Documentary Highlighting Conversation on Racism Debuts at Paramount Theater

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"I'm not Racist...Am I?" played at the Paramount on Friday "I'm not Racist...Am I?" played at the Paramount on Friday
A scene from the documentary A scene from the documentary

A new documentary is showcasing a topic that not many people want to talk about.

Filmmakers are debuting a year-long discussion about racism among teens, entitled "I'm Not Racist...Am I?", and they found some surprising results.

Twelve teenagers, with what seems to be nothing in common except being from New York City, were prompted to have a year-long discussion about a topic that is easily avoided - racism.

On Friday, February 9, the Paramount Theater in Charlottesville put that conversation on the big screen. A documentary dedicated to a discussion about racism found that many people in the United States don't really know what racism is.

These high school students agreed to participate in workshops that took place once a month over the course of the school year in which they talked about race, racism, stereotypes, and their own upbringings.

“They were afraid of being racist, because most people don't want to be,” says Catherine Wigginton Greene, who directed the movie. “But what we really found through the making of the film and through our screenings is that racism is actually more scary than being called a racist, and we hope people come away from this with that feeling."

The idea for this film came from a New York Caucasian man in his 50s who spent most of his life thinking of himself as progressive - until he attended a powerful workshop that opened his eyes to racism.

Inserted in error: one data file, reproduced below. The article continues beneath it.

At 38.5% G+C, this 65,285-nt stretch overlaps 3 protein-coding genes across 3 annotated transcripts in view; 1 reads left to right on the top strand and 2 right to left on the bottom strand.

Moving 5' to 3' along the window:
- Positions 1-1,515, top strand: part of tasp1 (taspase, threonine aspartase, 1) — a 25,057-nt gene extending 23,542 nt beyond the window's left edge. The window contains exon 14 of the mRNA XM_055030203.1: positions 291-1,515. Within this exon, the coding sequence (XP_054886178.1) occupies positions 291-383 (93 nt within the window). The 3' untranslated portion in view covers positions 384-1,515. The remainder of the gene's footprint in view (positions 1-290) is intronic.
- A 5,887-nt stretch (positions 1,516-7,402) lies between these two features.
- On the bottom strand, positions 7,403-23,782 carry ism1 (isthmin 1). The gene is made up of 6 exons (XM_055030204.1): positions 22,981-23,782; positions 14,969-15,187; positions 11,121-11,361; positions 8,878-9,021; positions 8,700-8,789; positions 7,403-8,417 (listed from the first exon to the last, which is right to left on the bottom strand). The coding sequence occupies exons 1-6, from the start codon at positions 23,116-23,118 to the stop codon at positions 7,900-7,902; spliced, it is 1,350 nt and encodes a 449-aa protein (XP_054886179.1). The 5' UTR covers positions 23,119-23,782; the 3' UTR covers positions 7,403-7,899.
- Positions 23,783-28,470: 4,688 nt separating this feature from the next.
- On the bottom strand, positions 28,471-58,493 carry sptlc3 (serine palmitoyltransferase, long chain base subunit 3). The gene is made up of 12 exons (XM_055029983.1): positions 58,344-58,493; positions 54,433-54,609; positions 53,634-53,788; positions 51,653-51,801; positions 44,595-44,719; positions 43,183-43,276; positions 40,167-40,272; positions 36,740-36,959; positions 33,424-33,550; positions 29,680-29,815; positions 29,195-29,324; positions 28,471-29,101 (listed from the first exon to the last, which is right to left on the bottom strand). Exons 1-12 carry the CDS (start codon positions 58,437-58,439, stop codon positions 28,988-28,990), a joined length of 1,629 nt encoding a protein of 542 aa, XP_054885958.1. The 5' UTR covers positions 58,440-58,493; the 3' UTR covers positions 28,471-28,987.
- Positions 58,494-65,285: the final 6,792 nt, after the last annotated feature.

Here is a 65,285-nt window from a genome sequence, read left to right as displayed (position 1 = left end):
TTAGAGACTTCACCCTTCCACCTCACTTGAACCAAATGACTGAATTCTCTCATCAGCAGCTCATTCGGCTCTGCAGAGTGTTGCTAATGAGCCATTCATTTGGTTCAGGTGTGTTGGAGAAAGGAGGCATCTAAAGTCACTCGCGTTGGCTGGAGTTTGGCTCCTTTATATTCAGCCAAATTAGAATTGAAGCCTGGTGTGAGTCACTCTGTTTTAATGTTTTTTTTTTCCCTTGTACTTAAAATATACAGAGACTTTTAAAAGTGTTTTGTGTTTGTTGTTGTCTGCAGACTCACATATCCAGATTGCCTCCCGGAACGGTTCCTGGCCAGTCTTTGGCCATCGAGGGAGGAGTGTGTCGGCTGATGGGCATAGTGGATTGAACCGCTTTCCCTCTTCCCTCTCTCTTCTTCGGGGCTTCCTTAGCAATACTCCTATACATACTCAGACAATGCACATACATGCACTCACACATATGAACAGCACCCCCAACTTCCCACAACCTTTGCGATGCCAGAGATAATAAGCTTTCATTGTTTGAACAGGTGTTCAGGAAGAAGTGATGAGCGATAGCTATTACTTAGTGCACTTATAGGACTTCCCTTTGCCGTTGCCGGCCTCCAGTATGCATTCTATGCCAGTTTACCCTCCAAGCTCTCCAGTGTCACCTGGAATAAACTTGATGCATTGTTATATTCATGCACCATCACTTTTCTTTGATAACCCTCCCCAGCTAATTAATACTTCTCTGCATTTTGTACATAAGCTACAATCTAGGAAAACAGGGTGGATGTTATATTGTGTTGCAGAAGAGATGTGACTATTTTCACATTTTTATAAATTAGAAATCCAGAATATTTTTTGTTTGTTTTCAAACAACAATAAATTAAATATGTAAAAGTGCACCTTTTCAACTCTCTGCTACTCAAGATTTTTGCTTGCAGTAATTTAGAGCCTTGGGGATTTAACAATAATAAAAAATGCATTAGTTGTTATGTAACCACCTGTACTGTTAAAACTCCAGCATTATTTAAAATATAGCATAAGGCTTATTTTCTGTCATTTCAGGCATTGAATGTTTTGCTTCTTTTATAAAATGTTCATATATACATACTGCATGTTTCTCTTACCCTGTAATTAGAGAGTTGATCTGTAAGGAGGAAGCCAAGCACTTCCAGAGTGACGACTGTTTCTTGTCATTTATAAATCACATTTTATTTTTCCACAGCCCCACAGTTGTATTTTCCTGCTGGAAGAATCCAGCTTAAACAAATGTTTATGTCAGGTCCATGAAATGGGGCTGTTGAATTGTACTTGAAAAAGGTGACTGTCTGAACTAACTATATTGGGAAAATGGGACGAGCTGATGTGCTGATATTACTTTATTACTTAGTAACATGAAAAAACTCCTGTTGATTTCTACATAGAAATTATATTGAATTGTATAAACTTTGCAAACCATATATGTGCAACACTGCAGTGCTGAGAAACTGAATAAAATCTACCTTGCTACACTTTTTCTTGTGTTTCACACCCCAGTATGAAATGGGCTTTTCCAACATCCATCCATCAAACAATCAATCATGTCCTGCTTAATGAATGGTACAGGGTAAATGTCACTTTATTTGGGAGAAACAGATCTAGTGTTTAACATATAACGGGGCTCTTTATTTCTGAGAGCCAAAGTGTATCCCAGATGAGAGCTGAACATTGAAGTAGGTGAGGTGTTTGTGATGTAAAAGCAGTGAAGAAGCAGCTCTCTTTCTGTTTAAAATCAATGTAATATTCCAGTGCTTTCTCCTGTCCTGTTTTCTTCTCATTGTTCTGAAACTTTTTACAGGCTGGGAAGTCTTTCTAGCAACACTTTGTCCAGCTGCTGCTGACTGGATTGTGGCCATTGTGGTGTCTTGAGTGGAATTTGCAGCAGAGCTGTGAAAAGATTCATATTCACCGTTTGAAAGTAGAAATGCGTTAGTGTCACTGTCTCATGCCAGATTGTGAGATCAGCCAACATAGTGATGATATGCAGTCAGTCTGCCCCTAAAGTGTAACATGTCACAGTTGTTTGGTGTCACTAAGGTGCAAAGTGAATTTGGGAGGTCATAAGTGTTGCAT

“He could not believe that he had made it all the way through half of his life and had never really thought about racism on a structural, institutionalized level,” says Greene.

People packed inside the Paramount Theater for the Friday night screening in Charlottesville. And even with everything that happened in August, organizers say this screening date was the plan all along - even before the rallies took place.

“Nothing changed as a result of what was happening over the summer,” says Elizabeth Shillue, the screening organizer. “I think what happened is that it made people more interested and more hungry for the opportunity to see this film."

The plan was originally to have 10 screenings and discussions in the area, but that’s now doubled since the events of August 12.

“This is a sign that our community is interested and ready to talk about these things,” says Shillue.

On Saturday, the filmmakers will train dozens of people in Charlottesville to host workshops, similar to the one in the film, and they'll meet back with them in March to hear their findings.